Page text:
If at first glance the musical pairing of Robert Plant and Alison Krauss seems improbable, it takes but a modicum of investigation into their respective careers to realize that, far from improbable, it was more likely inevitable. Krauss has long shown an appreciation for rock and pop in covering tunes by Bad Company ("Oh, Atlanta"), Todd Rundgren ("It Wouldn't Have Made Any Difference"), and the Foundations ("Baby, Now That I've Found You"); in fact, she even covered Plant's "Big Log" on brother Viktor's record (Far From Enough). For his part, Plant's pastoral, acoustic side has been in evidence from his early Led Zeppelin days through his solo career, and the man is a self-professed Krauss fan.
But the connection goes deeper. If you had to pick two artists whose careers reflect uncompromising musicality combined with a sure-footed negotiation of the music business on their own terms, these two would top the list. Krauss has been loyal to her label Rounder for over two decades. Despite numerous offers from large conglomerates she has maintained a career dedicated to excellence and sustainable size. Plant has gone from seven years of rock super-stardom to a solo career that also spans over two decades, releasing nine records of remarkable consistency and artistry. He has contented himself playing music he loves in clubs and concert halls rather than traipsing through a round-robin of stadium-filling Zeppelin reunions just to fill his cash coffers.
Rather than Plant singing with Union Station, or Krauss joining Plant's Strange Sensations, in the spirit of musical adventure common to these performers they each jettison their comfort zones and meet on middle ground. Producer T Bone Burnett, who functions almost as a third artist here, provides said ground with his distinctive retro-modern sound. Burnett helped choose the tunes, as well as putting together a band (including Marc Ribot and Norman Blake) that can pull together songs as disparate as Don and Phil Everly's "Gone, Gone, Gone," Naomi Neville's (a pseudonym for Allen Toussaint) "Fortune Teller," Tom Waits and Kathleen Brennan's "Trampled Rose," and Mel Tillis' "Stick With Me Baby," into one cohesive, mystery-laden whole. Vocally the pair meets in the middle as well: for the most part Plant reins in his characteristic wail, while on Little Milton's "Let Your Loss Be Your Lesson," Krauss lets loose with a chicken-skin raising power that has been only a rumor until now.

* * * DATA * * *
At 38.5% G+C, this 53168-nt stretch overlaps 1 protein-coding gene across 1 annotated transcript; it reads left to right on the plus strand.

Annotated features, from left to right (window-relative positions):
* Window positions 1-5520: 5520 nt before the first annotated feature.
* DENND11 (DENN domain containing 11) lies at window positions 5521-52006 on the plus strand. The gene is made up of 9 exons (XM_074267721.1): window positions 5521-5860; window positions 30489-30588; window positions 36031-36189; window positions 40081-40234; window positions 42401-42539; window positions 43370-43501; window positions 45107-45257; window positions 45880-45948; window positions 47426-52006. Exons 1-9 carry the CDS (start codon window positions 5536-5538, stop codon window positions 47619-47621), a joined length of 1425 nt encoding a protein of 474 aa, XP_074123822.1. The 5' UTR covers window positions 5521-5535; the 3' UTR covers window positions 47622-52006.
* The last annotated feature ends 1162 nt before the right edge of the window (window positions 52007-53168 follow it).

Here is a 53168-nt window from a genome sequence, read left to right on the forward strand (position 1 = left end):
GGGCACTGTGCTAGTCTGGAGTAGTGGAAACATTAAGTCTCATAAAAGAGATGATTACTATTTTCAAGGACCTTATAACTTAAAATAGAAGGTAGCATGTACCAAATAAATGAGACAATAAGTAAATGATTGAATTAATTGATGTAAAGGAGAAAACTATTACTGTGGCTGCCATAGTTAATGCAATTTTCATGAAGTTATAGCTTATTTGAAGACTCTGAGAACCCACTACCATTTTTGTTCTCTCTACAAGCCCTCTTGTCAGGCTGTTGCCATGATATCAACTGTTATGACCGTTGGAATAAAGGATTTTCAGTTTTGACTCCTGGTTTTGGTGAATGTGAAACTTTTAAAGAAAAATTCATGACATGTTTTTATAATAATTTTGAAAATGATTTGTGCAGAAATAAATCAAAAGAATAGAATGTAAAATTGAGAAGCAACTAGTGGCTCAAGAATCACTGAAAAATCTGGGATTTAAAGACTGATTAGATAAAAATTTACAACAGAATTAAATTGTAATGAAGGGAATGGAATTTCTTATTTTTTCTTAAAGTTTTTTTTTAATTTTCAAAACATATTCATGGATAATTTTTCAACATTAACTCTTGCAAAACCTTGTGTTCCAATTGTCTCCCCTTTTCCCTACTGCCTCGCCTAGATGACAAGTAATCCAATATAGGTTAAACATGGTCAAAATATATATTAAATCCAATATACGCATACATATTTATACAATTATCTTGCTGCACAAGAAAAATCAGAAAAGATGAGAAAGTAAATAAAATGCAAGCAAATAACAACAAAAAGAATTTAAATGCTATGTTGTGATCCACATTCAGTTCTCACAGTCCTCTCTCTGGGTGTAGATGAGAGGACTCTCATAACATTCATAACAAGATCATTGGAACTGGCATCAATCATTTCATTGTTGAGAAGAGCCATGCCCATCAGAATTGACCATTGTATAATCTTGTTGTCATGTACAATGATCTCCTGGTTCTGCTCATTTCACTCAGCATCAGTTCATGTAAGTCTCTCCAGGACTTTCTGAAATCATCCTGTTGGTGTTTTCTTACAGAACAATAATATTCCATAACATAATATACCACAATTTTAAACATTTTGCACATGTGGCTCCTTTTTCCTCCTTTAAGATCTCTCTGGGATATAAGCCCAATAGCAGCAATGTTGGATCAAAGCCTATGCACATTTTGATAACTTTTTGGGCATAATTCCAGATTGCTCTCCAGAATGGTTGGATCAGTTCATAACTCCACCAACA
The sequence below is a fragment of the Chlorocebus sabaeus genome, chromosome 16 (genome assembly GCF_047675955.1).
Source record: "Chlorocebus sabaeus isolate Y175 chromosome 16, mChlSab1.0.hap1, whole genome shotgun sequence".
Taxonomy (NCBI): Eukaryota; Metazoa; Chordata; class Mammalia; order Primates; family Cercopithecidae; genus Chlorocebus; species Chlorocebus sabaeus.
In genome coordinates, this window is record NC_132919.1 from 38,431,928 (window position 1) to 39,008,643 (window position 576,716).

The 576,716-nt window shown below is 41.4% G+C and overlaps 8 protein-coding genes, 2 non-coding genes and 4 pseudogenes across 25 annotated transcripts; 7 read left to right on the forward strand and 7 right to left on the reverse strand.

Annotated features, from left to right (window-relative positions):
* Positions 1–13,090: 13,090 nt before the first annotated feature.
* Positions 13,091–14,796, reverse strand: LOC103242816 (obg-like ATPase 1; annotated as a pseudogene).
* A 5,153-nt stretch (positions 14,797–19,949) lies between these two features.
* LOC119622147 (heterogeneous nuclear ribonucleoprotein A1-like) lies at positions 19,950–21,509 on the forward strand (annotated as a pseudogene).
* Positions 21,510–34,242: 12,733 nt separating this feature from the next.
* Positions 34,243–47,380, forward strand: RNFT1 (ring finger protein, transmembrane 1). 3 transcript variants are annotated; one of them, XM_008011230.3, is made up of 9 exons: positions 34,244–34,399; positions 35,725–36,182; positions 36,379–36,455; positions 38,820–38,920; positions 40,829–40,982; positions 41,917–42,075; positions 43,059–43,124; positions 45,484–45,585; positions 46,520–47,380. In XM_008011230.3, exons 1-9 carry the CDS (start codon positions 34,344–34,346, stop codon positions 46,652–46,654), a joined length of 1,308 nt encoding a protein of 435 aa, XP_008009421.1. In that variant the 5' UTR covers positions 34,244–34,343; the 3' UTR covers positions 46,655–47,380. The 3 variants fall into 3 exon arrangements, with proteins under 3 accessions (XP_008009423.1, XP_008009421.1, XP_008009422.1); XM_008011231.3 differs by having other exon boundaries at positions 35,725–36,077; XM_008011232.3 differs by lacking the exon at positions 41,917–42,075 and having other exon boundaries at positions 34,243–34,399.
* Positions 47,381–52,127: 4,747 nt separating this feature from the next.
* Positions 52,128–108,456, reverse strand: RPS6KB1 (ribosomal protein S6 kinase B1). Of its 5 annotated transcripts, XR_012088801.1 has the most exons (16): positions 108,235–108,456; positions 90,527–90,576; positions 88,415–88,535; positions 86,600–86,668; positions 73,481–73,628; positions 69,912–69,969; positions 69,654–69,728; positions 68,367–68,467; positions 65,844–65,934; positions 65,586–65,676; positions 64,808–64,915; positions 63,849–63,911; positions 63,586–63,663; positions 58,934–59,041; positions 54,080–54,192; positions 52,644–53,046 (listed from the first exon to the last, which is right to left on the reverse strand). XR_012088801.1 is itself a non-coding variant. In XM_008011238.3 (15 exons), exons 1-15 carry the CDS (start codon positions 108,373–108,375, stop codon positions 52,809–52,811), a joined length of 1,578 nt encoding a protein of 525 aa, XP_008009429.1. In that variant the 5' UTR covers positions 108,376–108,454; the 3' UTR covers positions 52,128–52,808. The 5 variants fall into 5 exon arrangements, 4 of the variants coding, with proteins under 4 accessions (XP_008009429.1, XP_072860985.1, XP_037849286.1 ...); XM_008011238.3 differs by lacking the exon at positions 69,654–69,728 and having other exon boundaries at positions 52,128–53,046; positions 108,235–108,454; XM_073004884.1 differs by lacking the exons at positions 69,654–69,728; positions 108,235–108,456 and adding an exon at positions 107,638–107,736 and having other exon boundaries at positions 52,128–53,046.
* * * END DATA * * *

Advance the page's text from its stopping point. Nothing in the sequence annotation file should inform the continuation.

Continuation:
We should give thanks that in an era of pointless pop and tediously safe singer/songwriters, stars of this magnitude are willing to go out on a limb in the interest of making exciting music. By the end of Raising Sand you will agree that far from being an unlikely endeavor, putting these two together is a no-brainer. • Michael Ross
photos: pamela springsteen